How Brexit will affect your money
Canny - or simply downright lucky - investors might spot opportunities from the economic storm Brexit is expected to create
Published 27/11/2016 | 02:30
Irish investors are in for a choppy ride over the next two years as Brexit unfolds - and for even longer should Britain sink into recession. Britain's shock vote to leave the eurozone has triggered uncertainty in stock markets since last June - and sent sterling into free fall.
Investors in British commercial property funds and British government bonds have been among the worst hit. Many of those who hold shares in companies with exposure to the British economy have also seen the value of their investments dive since the Brexit vote.
British property funds will continue to lose money over the next two years as Brexit plays out, according to Brian O'Reilly, head of global investment strategy with Davy. Brexit has triggered concerns that British property prices could fall as companies look to relocate from Britain to other locations in Europe. British-based firms have already been eyeing up Dublin for property space as part of a contingency plan if they lose their European passporting rights. This has made British commercial property funds vulnerable.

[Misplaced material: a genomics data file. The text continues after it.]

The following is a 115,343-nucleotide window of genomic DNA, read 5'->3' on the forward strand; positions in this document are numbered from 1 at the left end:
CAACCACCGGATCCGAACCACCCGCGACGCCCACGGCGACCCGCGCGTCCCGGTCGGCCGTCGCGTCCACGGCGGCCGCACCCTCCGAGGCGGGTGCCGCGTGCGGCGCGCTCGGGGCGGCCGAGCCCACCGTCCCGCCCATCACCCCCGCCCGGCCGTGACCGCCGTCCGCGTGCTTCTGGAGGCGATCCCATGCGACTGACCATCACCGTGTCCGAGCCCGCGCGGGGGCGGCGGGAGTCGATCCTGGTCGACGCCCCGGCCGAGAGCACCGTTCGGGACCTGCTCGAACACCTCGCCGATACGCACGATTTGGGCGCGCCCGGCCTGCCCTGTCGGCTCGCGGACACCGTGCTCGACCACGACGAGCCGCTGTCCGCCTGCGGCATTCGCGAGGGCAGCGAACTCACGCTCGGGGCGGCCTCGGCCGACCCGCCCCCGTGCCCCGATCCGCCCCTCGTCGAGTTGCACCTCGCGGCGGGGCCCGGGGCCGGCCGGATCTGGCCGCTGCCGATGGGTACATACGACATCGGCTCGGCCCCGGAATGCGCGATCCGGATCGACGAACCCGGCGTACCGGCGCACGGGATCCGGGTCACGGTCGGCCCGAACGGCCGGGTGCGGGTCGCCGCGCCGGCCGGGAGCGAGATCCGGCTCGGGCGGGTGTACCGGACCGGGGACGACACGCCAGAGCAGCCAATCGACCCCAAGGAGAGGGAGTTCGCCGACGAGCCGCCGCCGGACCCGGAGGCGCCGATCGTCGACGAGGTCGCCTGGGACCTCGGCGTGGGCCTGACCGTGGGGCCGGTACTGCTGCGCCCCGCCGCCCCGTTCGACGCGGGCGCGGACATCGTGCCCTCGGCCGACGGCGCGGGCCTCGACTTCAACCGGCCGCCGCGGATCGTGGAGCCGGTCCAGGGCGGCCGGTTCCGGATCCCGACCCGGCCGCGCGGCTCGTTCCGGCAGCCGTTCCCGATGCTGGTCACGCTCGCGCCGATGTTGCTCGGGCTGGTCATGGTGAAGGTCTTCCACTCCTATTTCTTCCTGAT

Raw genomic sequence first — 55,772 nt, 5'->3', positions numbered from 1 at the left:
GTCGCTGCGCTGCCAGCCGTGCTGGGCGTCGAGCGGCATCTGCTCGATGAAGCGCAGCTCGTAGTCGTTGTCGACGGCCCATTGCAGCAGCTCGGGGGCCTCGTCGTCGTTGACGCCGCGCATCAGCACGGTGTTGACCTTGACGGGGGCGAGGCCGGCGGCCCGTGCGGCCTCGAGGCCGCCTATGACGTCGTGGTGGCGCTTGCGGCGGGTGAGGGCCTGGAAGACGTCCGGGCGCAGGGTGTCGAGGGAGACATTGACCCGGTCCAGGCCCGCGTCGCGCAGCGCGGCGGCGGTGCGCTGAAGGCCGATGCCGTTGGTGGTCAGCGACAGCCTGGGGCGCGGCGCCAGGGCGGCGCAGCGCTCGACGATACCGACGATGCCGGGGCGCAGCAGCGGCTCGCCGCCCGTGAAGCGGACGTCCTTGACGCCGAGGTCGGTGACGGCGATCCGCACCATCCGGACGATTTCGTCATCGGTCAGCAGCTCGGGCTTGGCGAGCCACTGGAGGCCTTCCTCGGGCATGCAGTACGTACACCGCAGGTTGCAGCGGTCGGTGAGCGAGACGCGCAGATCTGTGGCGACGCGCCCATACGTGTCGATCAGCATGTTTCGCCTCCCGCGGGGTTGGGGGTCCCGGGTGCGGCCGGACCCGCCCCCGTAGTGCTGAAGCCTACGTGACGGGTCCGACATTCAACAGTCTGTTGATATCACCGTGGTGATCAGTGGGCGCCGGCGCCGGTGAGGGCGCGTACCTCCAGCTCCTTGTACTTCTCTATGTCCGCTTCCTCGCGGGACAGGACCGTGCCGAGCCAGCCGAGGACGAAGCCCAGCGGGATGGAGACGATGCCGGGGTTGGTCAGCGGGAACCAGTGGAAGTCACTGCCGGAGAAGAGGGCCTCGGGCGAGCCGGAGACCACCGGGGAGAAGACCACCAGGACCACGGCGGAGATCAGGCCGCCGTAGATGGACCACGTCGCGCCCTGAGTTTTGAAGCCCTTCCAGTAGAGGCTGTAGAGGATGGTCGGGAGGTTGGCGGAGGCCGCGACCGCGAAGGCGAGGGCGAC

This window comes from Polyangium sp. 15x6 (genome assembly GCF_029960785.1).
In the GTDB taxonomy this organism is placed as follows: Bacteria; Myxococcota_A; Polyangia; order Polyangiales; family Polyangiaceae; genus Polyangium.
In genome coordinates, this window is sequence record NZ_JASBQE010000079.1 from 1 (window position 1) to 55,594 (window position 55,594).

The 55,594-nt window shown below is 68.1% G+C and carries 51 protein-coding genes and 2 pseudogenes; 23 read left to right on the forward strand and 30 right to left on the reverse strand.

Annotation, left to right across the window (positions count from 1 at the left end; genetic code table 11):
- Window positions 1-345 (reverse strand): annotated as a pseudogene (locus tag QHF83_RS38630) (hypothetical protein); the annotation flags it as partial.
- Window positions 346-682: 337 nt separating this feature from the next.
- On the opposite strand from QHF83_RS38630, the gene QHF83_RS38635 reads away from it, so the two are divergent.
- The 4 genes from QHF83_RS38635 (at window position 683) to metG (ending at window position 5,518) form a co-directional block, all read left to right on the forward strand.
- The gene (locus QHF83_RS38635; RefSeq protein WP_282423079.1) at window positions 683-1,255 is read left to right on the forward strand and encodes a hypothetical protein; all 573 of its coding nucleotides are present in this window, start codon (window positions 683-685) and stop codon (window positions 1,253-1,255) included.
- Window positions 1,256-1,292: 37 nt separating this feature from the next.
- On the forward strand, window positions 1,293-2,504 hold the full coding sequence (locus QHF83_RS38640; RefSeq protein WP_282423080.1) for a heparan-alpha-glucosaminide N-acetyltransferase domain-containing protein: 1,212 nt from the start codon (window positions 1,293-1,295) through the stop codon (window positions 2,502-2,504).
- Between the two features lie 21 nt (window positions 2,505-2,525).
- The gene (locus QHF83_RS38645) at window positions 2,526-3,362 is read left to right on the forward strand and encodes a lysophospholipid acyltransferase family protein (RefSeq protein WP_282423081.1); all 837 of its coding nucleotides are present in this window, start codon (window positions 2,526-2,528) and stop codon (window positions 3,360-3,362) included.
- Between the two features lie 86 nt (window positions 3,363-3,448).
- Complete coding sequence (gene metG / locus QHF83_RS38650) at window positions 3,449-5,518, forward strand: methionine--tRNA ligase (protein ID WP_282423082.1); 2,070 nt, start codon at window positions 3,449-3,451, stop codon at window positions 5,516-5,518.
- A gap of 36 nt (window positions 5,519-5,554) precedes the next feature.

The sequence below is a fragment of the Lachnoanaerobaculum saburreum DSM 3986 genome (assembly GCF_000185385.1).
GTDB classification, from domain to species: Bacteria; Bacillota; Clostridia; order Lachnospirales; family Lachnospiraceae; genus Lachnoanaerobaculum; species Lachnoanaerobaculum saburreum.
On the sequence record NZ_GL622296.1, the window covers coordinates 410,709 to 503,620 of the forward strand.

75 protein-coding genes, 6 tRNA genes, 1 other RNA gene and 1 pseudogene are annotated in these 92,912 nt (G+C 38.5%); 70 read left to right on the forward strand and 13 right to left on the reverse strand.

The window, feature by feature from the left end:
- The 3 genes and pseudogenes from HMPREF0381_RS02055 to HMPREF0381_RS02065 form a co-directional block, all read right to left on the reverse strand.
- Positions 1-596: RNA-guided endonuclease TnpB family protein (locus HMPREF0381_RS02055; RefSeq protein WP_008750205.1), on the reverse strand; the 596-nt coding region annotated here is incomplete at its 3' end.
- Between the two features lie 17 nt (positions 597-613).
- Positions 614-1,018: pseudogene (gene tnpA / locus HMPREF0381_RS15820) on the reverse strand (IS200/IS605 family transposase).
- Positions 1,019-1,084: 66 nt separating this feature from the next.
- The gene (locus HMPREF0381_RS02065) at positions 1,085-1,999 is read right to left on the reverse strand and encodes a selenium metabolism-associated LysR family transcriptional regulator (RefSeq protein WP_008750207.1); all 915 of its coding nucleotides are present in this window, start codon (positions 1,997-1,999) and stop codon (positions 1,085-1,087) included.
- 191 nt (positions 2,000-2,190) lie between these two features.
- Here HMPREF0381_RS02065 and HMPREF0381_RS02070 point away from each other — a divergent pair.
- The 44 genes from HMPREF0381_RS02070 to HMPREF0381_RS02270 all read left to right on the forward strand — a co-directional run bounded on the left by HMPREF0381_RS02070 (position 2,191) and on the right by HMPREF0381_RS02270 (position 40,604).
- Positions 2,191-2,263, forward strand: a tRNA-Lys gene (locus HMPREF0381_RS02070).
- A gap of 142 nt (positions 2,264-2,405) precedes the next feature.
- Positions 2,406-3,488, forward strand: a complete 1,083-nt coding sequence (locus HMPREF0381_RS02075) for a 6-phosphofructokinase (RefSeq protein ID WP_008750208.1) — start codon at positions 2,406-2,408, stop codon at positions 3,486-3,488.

"The initial reaction post-Brexit was that a lot of the British property funds wrote down their asset values," said O'Reilly. "We are beginning to see a sharp slowdown in the British construction sector. There's also a lot of supply [of property] still coming on board in Britain."
Such oversupply could spell trouble for investors in British commercial property if demand for property there wanes.
Many British property funds are invested in office blocks in the City of London - blocks which may become vacant if investment banks or other major firms decamp to Dublin or other European capitals.
Some investment experts are not as alarmed, however. Despite the vulnerability of British property funds, investors with money in British property should sit tight and see how Brexit unfolds, according to Peter Brown, founder of Baggot Investment Partners. "If you have sterling property, hold onto it," said Brown. Brown, who is also a director with the Institute of Investing and Financial Trading (IIFT), believes the fall in the value of British property funds since Brexit is a "knee-jerk reaction".
"I'm still in the camp that Brexit negotiations will be pragmatic in the end and positive for the British economy," said Brown.